|Publication number||US7270384 B2|
|Application number||US 10/701,861|
|Publication date||Sep 18, 2007|
|Filing date||Nov 5, 2003|
|Priority date||Nov 5, 2003|
|Also published as||CA2465598A1, US20050093408|
|Publication number||10701861, 701861, US 7270384 B2, US 7270384B2, US-B2-7270384, US7270384 B2, US7270384B2|
|Inventors||Phillip Eugene Koloff, Jr., Joseph Murphy Miller, Amarnath Nithyananda Bangalore|
|Original Assignee||General Electric Company|
|Export Citation||BiBTeX, EndNote, RefMan|
|Patent Citations (32), Referenced by (1), Classifications (12), Legal Events (3)|
|External Links: USPTO, USPTO Assignment, Espacenet|
This invention relates generally to refrigerator storage chambers, and more particularly, to a support assembly for a refrigerator storage pan.
A typical household refrigerator includes a freezer storage compartment and a fresh food storage compartment either arranged side-by-side and separated by a center mullion wall or over-and-under and separated by a horizontal center mullion wall. Storage shelves and storage drawers or pans typically are provided in the fresh food compartment, and storage shelves and wire baskets typically are provided in the freezer compartment. In some refrigerators, the storage pans may be maintained at a temperature that is different from the temperature of the compartment in which the storage pan is located. In addition, an ice maker may be provided in the freezer compartment. A freezer door and a fresh food door close the access openings to the freezer and fresh food compartments, respectively.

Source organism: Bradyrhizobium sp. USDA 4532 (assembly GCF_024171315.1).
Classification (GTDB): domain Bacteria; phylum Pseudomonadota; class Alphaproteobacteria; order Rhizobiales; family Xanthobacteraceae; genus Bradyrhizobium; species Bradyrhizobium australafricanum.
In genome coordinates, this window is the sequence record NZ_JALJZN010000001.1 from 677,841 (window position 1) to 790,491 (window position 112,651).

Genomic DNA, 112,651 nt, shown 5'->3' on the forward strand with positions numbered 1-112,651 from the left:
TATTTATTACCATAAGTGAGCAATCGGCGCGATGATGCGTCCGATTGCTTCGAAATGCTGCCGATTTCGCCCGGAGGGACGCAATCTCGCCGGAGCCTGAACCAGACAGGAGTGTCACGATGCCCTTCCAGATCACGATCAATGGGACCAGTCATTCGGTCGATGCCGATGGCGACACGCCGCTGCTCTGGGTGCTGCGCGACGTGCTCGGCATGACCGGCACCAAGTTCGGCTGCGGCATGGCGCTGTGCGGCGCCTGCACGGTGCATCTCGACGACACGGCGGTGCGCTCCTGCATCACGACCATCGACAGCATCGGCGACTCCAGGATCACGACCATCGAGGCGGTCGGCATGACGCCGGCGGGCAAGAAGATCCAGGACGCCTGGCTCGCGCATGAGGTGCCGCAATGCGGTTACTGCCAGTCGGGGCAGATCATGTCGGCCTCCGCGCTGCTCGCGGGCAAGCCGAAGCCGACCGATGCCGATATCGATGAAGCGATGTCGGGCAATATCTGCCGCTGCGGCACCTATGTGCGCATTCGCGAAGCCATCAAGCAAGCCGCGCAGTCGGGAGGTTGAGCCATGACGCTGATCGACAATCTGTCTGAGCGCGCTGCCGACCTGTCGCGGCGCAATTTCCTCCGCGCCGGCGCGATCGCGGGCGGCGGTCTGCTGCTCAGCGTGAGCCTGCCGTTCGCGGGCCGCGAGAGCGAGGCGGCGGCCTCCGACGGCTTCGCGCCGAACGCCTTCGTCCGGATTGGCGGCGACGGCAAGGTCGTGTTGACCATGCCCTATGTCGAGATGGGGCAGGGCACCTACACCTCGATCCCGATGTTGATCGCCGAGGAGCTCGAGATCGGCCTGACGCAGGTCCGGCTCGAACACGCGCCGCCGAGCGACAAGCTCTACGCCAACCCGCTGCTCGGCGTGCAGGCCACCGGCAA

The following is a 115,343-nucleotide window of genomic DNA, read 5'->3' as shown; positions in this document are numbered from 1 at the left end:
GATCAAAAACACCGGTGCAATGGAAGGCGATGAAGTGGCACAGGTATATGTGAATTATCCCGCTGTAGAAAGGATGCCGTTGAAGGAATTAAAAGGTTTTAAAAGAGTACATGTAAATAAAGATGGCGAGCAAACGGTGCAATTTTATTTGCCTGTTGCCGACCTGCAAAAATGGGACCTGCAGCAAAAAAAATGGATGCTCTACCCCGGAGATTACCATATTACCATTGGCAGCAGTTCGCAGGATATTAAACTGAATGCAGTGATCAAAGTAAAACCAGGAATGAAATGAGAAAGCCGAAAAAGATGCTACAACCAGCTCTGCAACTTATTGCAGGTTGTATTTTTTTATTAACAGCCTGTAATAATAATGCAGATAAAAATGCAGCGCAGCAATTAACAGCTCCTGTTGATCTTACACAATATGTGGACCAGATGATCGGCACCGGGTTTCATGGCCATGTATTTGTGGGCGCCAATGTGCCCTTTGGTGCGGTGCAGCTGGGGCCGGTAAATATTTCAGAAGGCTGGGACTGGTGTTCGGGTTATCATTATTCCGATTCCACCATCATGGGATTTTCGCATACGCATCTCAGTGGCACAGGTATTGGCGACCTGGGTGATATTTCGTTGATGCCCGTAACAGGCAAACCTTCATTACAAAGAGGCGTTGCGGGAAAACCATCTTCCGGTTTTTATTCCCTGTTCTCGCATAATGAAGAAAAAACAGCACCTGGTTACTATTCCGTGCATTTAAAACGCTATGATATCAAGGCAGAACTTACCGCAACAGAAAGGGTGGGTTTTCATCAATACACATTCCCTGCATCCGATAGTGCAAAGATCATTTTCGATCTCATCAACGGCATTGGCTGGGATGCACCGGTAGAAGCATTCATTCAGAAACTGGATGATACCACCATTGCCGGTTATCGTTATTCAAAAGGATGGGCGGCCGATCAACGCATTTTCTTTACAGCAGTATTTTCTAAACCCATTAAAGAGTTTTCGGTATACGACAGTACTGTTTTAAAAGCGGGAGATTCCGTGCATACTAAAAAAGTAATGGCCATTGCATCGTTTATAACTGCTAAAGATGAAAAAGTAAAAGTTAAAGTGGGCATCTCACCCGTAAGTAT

Storage pans are typically provided in a lower portion of the refrigerator for storing fresh fruits and vegetables or in some cases, fresh meats. The storage pans are generally suspended from a support structure that includes a track or glide that facilitates sliding movement of the storage pan in and out of the compartment.
While slide-out storage drawers and pans are desirable for convenient access, they can be difficult to use. In at least some known refrigerators, the storage pan can unexpectedly come all of the way out of its track, spilling the contents of the pan when a user tries to fully open the drawer. Alternatively, in other refrigerators, the travel of the storage pan is limited so that it doesn't easily come all of the way out, which limits access to the contents of the pan. Such pans may also be difficult to remove for cleaning.